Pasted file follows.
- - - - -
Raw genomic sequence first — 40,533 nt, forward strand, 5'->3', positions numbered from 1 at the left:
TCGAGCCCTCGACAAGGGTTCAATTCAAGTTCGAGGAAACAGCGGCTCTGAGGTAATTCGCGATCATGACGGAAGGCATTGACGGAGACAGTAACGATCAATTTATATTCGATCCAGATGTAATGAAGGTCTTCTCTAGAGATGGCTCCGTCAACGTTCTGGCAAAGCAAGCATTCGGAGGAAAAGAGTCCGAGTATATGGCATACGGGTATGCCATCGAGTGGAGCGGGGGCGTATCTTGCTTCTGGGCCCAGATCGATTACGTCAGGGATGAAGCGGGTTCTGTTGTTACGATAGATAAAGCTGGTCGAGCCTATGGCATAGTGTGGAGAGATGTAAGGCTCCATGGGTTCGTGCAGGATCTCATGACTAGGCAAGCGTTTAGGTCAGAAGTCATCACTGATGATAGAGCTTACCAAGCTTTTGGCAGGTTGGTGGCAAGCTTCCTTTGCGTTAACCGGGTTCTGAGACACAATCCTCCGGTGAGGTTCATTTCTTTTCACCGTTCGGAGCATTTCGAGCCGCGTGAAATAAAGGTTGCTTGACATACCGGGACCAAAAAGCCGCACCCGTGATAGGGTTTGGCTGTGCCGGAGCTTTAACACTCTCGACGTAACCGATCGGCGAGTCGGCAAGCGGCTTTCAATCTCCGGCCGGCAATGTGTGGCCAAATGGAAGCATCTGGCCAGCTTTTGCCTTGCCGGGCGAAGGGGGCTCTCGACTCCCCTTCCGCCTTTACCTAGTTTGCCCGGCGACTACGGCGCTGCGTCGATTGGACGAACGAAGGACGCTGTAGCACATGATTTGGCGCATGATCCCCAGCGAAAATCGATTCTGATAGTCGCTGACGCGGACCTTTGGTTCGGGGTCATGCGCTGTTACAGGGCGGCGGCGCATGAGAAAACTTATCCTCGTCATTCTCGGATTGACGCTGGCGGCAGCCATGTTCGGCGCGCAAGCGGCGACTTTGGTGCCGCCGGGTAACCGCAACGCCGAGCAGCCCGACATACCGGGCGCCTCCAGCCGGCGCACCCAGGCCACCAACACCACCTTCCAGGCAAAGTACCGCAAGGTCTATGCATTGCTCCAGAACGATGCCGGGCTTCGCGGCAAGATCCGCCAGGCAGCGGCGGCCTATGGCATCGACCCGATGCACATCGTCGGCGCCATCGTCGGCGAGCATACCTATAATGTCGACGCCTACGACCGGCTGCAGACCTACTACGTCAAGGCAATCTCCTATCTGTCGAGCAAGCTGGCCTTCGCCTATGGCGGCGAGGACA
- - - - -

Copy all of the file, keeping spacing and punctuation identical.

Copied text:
Raw genomic sequence first — 40,533 nt, forward strand, 5'->3', positions numbered from 1 at the left:
TCGAGCCCTCGACAAGGGTTCAATTCAAGTTCGAGGAAACAGCGGCTCTGAGGTAATTCGCGATCATGACGGAAGGCATTGACGGAGACAGTAACGATCAATTTATATTCGATCCAGATGTAATGAAGGTCTTCTCTAGAGATGGCTCCGTCAACGTTCTGGCAAAGCAAGCATTCGGAGGAAAAGAGTCCGAGTATATGGCATACGGGTATGCCATCGAGTGGAGCGGGGGCGTATCTTGCTTCTGGGCCCAGATCGATTACGTCAGGGATGAAGCGGGTTCTGTTGTTACGATAGATAAAGCTGGTCGAGCCTATGGCATAGTGTGGAGAGATGTAAGGCTCCATGGGTTCGTGCAGGATCTCATGACTAGGCAAGCGTTTAGGTCAGAAGTCATCACTGATGATAGAGCTTACCAAGCTTTTGGCAGGTTGGTGGCAAGCTTCCTTTGCGTTAACCGGGTTCTGAGACACAATCCTCCGGTGAGGTTCATTTCTTTTCACCGTTCGGAGCATTTCGAGCCGCGTGAAATAAAGGTTGCTTGACATACCGGGACCAAAAAGCCGCACCCGTGATAGGGTTTGGCTGTGCCGGAGCTTTAACACTCTCGACGTAACCGATCGGCGAGTCGGCAAGCGGCTTTCAATCTCCGGCCGGCAATGTGTGGCCAAATGGAAGCATCTGGCCAGCTTTTGCCTTGCCGGGCGAAGGGGGCTCTCGACTCCCCTTCCGCCTTTACCTAGTTTGCCCGGCGACTACGGCGCTGCGTCGATTGGACGAACGAAGGACGCTGTAGCACATGATTTGGCGCATGATCCCCAGCGAAAATCGATTCTGATAGTCGCTGACGCGGACCTTTGGTTCGGGGTCATGCGCTGTTACAGGGCGGCGGCGCATGAGAAAACTTATCCTCGTCATTCTCGGATTGACGCTGGCGGCAGCCATGTTCGGCGCGCAAGCGGCGACTTTGGTGCCGCCGGGTAACCGCAACGCCGAGCAGCCCGACATACCGGGCGCCTCCAGCCGGCGCACCCAGGCCACCAACACCACCTTCCAGGCAAAGTACCGCAAGGTCTATGCATTGCTCCAGAACGATGCCGGGCTTCGCGGCAAGATCCGCCAGGCAGCGGCGGCCTATGGCATCGACCCGATGCACATCGTCGGCGCCATCGTCGGCGAGCATACCTATAATGTCGACGCCTACGACCGGCTGCAGACCTACTACGTCAAGGCAATCTCCTATCTGTCGAGCAAGCTGGCCTTCGCCTATGGCGGCGAGGACA